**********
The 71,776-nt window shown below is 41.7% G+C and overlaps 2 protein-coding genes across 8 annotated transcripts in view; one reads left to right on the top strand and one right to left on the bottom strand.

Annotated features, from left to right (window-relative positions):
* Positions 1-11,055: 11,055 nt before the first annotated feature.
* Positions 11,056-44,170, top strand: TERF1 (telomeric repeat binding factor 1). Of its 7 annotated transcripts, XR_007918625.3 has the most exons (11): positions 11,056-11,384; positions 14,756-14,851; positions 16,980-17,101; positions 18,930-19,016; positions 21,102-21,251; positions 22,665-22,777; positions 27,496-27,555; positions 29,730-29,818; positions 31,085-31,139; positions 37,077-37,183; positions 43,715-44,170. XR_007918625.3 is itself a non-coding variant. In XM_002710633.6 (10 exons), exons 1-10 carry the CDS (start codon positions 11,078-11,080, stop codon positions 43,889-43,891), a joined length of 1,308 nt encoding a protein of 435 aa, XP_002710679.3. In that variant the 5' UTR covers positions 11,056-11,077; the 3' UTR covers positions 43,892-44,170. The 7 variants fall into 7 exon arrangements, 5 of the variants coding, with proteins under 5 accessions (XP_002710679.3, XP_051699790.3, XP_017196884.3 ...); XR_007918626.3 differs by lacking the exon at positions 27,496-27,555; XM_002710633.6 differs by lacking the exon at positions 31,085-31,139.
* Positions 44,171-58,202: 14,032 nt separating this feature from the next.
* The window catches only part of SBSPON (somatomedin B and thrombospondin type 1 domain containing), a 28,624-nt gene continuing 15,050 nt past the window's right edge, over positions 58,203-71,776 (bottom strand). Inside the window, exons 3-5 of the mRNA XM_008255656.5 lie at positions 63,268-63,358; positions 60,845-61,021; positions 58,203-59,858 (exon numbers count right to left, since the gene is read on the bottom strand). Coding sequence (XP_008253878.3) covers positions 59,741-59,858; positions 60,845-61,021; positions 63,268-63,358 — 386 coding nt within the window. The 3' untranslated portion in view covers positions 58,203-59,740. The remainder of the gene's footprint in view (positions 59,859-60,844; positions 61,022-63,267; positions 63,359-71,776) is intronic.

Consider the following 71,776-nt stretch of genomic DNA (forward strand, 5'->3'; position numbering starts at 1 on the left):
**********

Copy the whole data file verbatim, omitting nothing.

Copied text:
The 71,776-nt window shown below is 41.7% G+C and overlaps 2 protein-coding genes across 8 annotated transcripts in view; one reads left to right on the top strand and one right to left on the bottom strand.

Annotated features, from left to right (window-relative positions):
* Positions 1-11,055: 11,055 nt before the first annotated feature.
* Positions 11,056-44,170, top strand: TERF1 (telomeric repeat binding factor 1). Of its 7 annotated transcripts, XR_007918625.3 has the most exons (11): positions 11,056-11,384; positions 14,756-14,851; positions 16,980-17,101; positions 18,930-19,016; positions 21,102-21,251; positions 22,665-22,777; positions 27,496-27,555; positions 29,730-29,818; positions 31,085-31,139; positions 37,077-37,183; positions 43,715-44,170. XR_007918625.3 is itself a non-coding variant. In XM_002710633.6 (10 exons), exons 1-10 carry the CDS (start codon positions 11,078-11,080, stop codon positions 43,889-43,891), a joined length of 1,308 nt encoding a protein of 435 aa, XP_002710679.3. In that variant the 5' UTR covers positions 11,056-11,077; the 3' UTR covers positions 43,892-44,170. The 7 variants fall into 7 exon arrangements, 5 of the variants coding, with proteins under 5 accessions (XP_002710679.3, XP_051699790.3, XP_017196884.3 ...); XR_007918626.3 differs by lacking the exon at positions 27,496-27,555; XM_002710633.6 differs by lacking the exon at positions 31,085-31,139.
* Positions 44,171-58,202: 14,032 nt separating this feature from the next.
* The window catches only part of SBSPON (somatomedin B and thrombospondin type 1 domain containing), a 28,624-nt gene continuing 15,050 nt past the window's right edge, over positions 58,203-71,776 (bottom strand). Inside the window, exons 3-5 of the mRNA XM_008255656.5 lie at positions 63,268-63,358; positions 60,845-61,021; positions 58,203-59,858 (exon numbers count right to left, since the gene is read on the bottom strand). Coding sequence (XP_008253878.3) covers positions 59,741-59,858; positions 60,845-61,021; positions 63,268-63,358 — 386 coding nt within the window. The 3' untranslated portion in view covers positions 58,203-59,740. The remainder of the gene's footprint in view (positions 59,859-60,844; positions 61,022-63,267; positions 63,359-71,776) is intronic.

Consider the following 71,776-nt stretch of genomic DNA (forward strand, 5'->3'; position numbering starts at 1 on the left):